Book one in The Heartland Trilogy, Butterfly on the Storm, is a best-selling Dutch thriller.
A young boy is found in woods outside Amsterdam. Broken and bloody, he appears to be the victim of a brutal hit-and-run. When the police at the hospital ask what happened, the one word the boy repeats they don’t understand.
But journalist Farah Hafez does. She left Afghanistan as a child and she recognizes her native tongue. As the boy is taken into surgery she finds herself visiting the scene of the crime, seeking to discover how a little Afghan boy came to be so far from home.
Instead, she comes across a burnt-out car with two bodies inside – a sinister clue to something far darker than a simple road accident.
It is just the start of a journey that will lead her from one twisted strand to another in an intricate web of crime and corruption that stretches across Europe and deep into a past that Farah had sought to escape – a past that nearly killed her.
I think this may be my first thriller set in the Netherlands, I enjoy reading books set in different locations as it provides a pleasant change of scenery and through books, I get to travel the globe.
Butterfly on the Storm is a complex and layered story that follows investigative journalist, Farah Hafez, as she investigates the events that led to the hit-and-run of a little boy. The first medic on the scene, Danielle, works to save the little boy, but in a misguided effort to use this boy’s story to raise awareness of children’s suffering everywhere, she places the boy in further danger. Police officers, Calvino and Diba, are assigned to the case. Everyone involved soon realises this case is bigger than any of them ever thought – this is crime on an international level, Netherlands, South Africa, Russia and Afghanistan, this crime spans continents. Is Farah up to the task of cracking this case? She’s up against some extremely powerful and dangerous people who will do anything to keep their keep their secrets safe.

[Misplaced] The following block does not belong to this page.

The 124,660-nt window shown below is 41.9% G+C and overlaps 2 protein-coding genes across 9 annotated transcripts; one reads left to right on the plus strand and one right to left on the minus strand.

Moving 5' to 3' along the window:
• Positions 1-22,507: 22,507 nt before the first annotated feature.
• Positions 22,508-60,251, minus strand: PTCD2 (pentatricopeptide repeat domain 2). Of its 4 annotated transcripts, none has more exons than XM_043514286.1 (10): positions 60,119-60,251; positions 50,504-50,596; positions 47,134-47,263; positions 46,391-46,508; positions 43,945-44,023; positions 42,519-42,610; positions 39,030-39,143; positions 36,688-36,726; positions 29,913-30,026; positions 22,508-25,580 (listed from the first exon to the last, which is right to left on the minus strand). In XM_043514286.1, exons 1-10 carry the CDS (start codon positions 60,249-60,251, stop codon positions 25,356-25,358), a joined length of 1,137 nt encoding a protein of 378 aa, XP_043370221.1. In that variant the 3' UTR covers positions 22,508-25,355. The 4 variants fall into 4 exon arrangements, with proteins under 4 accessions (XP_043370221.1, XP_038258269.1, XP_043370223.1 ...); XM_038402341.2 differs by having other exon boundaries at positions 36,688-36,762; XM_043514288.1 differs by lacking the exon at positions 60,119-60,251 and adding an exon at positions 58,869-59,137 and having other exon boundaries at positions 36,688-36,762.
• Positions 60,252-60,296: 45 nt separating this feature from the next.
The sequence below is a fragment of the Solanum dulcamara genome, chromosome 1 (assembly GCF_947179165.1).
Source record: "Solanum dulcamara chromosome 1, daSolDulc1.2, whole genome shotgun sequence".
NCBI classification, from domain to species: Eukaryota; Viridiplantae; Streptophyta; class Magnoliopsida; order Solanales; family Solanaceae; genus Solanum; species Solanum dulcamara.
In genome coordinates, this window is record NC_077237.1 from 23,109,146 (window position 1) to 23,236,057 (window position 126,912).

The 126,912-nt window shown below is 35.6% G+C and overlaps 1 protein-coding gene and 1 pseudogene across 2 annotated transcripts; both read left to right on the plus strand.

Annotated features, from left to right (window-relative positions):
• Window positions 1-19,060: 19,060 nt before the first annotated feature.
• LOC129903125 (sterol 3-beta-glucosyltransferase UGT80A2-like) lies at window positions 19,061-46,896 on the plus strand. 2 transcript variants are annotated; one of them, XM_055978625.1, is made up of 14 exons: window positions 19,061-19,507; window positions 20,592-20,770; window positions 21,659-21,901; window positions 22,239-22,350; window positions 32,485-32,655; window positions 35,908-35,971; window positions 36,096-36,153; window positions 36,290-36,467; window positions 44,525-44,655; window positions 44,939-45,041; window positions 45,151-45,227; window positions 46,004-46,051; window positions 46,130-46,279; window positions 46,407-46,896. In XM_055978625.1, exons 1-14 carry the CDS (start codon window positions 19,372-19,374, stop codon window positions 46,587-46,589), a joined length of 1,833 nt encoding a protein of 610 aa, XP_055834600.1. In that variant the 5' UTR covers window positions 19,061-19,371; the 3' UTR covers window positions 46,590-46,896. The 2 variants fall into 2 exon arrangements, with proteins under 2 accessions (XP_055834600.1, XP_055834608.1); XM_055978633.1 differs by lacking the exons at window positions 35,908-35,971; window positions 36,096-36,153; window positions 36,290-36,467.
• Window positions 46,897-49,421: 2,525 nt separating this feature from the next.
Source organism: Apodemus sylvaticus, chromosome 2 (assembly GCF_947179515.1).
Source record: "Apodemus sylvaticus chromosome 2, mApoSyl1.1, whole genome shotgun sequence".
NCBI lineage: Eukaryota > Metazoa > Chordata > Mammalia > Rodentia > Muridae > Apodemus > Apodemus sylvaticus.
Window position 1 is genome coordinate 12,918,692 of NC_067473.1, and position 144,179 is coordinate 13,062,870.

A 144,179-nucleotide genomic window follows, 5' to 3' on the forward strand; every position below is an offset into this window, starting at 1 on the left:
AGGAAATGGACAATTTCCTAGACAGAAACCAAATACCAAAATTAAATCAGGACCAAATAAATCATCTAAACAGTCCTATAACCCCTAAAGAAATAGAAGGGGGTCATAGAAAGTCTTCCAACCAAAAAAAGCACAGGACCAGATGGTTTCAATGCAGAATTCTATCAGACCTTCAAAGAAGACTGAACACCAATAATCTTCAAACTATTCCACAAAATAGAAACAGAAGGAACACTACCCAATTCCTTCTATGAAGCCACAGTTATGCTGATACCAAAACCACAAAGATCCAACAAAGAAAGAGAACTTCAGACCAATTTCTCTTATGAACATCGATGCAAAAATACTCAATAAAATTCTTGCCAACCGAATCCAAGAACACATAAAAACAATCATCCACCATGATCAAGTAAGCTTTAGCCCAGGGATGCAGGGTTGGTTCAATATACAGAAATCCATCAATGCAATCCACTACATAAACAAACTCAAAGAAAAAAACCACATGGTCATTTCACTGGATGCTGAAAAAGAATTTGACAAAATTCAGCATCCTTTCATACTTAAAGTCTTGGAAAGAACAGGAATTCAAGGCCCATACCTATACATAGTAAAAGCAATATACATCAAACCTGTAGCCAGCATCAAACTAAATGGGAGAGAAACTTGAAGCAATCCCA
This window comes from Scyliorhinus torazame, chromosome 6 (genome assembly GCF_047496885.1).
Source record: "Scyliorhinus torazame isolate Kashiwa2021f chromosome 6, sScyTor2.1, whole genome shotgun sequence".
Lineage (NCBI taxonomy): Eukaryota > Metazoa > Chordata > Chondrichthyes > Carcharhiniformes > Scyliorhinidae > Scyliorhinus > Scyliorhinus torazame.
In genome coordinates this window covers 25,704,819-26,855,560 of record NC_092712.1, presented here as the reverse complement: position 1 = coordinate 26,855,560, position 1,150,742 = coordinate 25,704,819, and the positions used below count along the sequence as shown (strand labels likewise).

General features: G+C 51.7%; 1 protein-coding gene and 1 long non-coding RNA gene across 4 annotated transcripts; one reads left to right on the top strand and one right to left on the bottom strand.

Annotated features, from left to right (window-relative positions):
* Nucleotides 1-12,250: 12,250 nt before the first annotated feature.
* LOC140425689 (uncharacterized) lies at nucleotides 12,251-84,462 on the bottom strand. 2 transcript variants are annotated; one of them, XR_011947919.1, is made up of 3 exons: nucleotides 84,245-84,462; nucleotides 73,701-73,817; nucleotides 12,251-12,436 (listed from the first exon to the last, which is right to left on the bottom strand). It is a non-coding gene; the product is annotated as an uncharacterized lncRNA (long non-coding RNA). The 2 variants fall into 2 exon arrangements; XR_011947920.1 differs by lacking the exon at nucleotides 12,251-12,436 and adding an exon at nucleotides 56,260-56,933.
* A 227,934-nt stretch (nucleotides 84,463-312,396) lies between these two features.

“Some people carry death in their eyes. Establish contact with them and you run the risk of contamination.”
The plot is extremely well detailed, the characters are plenty but the story is so well told, in the sense that you are able to follow it without becoming confused. Surprisingly, I didn’t really feel drawn to any of the characters, despite the backstory of the main characters being shared with us, and I think, at times, my lack of connection to any particular character made this story lose its momentum in places. It’s really hard when in a book of this length you don’t have a character to root for, something to push you on with the read.
Fear not the big book, they say, at 528 pages, I feel like I read the entire trilogy in one book! That was especially true in the last 10% of the story, where it really seemed to drag, which unfortunately leaves me little incentive to pick up book two, however, I can be persuaded if it’s not so long in length! If you struggle with books of a longer length, it may be wise to steer clear of this one but it you enjoy getting stuck in a complex case that spans continents with strong themes of corruption and bribery, give this book a read.
Overall, this book wasn’t as fast-paced and thrilling as I’d hoped; here I can’t help but wonder if anything was lost in translation, creating the thrill is all about how you use words and a particular phrase may read as extremely thrilling in Dutch, but lose its thrill in translation. This story reminded me a little of the TV crime drama, Homeland, so if you enjoy a political crime mystery, this may be the book for you; having said that, this book would make a great book to TV series adaptation.